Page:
I think this book could be used to start discussions with girls and boys about unacceptable ways to be treated or to treat other people, because this is pretty much a novel-length exploration of how not to look out for your own safety.
We skip the prologue from a killer and go straight to Melissa Dryden waking up the house because there are tree limbs knocking on her window and she’s afraid of the Fear Street Prowler. Melissa is rich, lives on Fear Street, and is the same 16-17 as the other main characters through the series. It’s the end of summer, and considering the focus on that one street, you’d think she’d have been mentioned sooner. Especially since her best friend is Della, who didn’t actually kill anyone, but would probably be fine with it if she did. Della is still dating Pete, which might be one of the better dating decisions anyone in these books has made so far.
Despite the family being rich enough to have a live in housekeeper, there’s no air conditioning in Melissa’s room, or most of the house. I’m not sure where Shadyside is supposed to be located, but in the space of a week or so, it goes from ‘too hot to have the window closed while sleeping’ to ‘requiring a sweater to go out after dark.’ I think this book is meant to explore rich vs poor dynamics a bit, but it’s a really clumsy attempt.
Melissa is soon confronted by a ghost in her room. He introduces himself by trying to shove her out a window as revenge because she killed him, but as far as she knows Melissa’s never killed anyone. Considering the way she drives, that’s surprising. Also, it’s only a matter of time. To stop him from killing her, she promises to find out what really happened to him.
She and Della are unable to think of a single teenager who died in the last few years, which means everyone’s forgotten about Evan. He was a jerk anyway, but he got shot not too far from Melissa’s house, so you’d think someone would bring it up. A kid from the poor school on the other side of town remembers a guy who died in a diving accident, but it’s definitely not Melissa’s ghost.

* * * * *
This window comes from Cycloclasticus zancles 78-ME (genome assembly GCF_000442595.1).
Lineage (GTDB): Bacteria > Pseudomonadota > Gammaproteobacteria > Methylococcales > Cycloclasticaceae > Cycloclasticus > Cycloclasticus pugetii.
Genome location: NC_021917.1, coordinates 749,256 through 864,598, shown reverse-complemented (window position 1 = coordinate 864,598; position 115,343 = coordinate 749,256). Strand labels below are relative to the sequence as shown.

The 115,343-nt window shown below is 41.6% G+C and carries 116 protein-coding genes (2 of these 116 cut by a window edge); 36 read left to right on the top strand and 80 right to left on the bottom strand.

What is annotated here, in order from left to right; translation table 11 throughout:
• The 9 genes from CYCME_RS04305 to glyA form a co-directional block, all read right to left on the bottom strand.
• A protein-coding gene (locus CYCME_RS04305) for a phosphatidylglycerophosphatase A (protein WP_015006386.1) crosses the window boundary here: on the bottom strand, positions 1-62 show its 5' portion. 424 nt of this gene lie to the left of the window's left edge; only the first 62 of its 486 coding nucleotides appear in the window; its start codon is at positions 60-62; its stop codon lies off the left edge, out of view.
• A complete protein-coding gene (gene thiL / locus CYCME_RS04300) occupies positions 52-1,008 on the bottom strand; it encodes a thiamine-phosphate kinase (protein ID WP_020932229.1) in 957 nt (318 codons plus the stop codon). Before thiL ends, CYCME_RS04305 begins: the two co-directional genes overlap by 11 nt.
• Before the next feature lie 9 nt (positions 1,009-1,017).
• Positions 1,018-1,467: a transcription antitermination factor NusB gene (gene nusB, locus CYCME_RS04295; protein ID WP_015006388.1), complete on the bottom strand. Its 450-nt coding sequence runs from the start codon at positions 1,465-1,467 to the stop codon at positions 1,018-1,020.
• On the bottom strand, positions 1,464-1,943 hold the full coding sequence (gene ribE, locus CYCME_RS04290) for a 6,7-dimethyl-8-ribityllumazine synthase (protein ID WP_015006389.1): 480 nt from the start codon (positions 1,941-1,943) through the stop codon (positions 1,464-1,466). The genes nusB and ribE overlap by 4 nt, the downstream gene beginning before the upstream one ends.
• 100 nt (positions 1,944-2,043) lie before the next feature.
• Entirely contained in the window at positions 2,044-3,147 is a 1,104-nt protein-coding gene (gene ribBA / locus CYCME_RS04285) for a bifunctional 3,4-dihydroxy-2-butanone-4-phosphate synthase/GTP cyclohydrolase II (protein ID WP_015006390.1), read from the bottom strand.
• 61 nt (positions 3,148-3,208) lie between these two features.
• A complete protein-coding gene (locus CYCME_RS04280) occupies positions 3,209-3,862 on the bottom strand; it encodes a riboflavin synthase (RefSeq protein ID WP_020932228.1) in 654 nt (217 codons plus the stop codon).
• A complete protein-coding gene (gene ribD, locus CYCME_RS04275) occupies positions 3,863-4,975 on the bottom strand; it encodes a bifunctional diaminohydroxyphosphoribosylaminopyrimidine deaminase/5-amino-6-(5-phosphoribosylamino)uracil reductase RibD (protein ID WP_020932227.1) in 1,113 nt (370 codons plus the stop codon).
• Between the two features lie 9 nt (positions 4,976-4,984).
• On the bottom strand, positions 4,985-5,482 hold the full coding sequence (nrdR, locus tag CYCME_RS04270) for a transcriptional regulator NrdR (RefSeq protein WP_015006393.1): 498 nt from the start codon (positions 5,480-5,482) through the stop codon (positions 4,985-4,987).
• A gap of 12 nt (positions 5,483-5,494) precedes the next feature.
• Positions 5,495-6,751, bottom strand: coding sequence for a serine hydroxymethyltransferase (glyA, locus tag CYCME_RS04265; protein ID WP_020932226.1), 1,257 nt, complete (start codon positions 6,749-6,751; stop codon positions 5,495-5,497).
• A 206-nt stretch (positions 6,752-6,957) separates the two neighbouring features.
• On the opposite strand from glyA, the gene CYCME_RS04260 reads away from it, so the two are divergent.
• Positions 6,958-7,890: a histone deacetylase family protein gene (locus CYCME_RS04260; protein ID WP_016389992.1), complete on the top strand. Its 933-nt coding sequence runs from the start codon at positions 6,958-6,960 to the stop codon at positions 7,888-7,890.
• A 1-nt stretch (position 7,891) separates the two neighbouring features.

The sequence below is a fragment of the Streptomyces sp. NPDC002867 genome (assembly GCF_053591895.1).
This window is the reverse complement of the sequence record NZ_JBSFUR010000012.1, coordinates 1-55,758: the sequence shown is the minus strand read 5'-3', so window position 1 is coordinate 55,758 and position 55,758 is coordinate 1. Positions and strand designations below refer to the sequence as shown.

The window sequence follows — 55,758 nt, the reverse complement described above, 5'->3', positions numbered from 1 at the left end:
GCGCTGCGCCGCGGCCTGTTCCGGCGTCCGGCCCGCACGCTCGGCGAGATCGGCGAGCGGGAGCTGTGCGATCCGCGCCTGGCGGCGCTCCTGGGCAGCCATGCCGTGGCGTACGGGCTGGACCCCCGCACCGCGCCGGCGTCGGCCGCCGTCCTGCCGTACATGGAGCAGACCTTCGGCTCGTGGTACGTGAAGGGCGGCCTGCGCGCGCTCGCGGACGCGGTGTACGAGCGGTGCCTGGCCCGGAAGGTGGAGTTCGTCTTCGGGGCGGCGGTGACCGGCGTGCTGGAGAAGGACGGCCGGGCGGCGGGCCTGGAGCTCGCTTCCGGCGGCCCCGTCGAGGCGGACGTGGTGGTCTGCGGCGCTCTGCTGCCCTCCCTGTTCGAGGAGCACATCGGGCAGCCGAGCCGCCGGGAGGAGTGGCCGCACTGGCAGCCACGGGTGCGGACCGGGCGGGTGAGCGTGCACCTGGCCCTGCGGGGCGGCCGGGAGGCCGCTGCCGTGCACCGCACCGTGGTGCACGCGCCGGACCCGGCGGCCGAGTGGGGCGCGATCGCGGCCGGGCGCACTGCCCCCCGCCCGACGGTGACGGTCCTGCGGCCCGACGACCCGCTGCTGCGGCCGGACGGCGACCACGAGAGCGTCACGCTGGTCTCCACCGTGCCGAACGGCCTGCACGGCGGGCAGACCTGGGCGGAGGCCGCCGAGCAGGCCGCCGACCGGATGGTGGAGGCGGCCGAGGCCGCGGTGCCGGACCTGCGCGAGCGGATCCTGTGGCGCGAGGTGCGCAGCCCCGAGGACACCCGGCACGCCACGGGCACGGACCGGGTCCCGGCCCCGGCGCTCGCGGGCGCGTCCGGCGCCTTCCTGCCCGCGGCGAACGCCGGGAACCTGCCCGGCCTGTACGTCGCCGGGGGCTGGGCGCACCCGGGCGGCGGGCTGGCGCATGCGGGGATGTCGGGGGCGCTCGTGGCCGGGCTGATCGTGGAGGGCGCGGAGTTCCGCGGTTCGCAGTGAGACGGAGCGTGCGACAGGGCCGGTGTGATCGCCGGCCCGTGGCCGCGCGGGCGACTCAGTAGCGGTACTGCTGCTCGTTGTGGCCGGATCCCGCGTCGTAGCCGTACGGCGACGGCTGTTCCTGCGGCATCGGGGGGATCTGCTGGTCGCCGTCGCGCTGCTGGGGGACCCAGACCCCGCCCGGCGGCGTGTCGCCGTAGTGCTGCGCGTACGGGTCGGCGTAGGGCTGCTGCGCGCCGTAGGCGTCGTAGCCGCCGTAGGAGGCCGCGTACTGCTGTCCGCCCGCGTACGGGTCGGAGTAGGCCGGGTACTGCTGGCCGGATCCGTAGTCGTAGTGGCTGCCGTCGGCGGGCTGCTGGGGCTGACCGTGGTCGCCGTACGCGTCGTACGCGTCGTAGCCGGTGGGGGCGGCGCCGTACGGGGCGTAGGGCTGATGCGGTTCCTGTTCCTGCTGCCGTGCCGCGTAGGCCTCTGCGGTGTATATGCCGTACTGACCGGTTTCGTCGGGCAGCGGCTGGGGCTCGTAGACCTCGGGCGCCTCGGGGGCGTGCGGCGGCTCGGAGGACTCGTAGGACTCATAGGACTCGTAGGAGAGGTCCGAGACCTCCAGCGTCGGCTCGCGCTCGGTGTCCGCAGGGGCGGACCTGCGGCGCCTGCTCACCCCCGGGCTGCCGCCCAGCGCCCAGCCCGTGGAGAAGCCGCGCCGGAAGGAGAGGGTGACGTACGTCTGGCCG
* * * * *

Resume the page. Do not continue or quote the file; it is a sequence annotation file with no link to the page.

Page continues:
Finally, she runs into her ghost outside of Shadyside’s dance club, Red Heat. Only he doesn’t remember her, he’s definitely alive, and he’s been drinking. He and his buddies unquestionably would have raped her in one of the most upsetting sequences in all of these books so far. This doesn’t stop Melissa from hunting him down and nearly being assaulted by him a few more times because girl has absolutely no stranger danger. She also starts nursing a crush on him–both the living guy and the ghost, because a guy who has tried to kill you or who has tried to rape you and has real problems taking no for an answer is real boyfriend material. Especially when he’s a time traveling ghost and you’ve got a boyfriend.
Considering how much time she spent during this book worrying about killing someone, she never did start paying attention while she was driving. She’s also up there with Della on making terrible decisions, which might explain why they’re such good friends.
So, the carnage? Simultaneously pretty light and also fairly traumatic.
Shadyside death count: 17. I’m including the kid who died in a diving accident.
Additional carnage: No dead animals this time around.
Spoiler-laden point at which this all could have been avoided: I’m not sure how that works with time traveling ghosts without causing some sort of paradox. Avoiding paradox may be asking too much of Fear Street books, however, especially since this probably would have been entirely avoided had the ghost never made an appearance. I guess that’s more of a self-fulfilling prophecy than a paradox, though. In any case, calling the police about the time the guys nearly assaulted her wouldn’t have been a bad move. Not continuing to hunt the guys down after that close call also wouldn’t be a terrible idea, especially after the guy you’re afraid of killing informs you that he knows where you live. Finally, not lying to your parents and spending the night alone with a prowler and a violent jerk out there ready to hunt you down would probably also be good.
(To keep up with a year of reading and reviewing Fear Street books, visit The Shadyside Review.)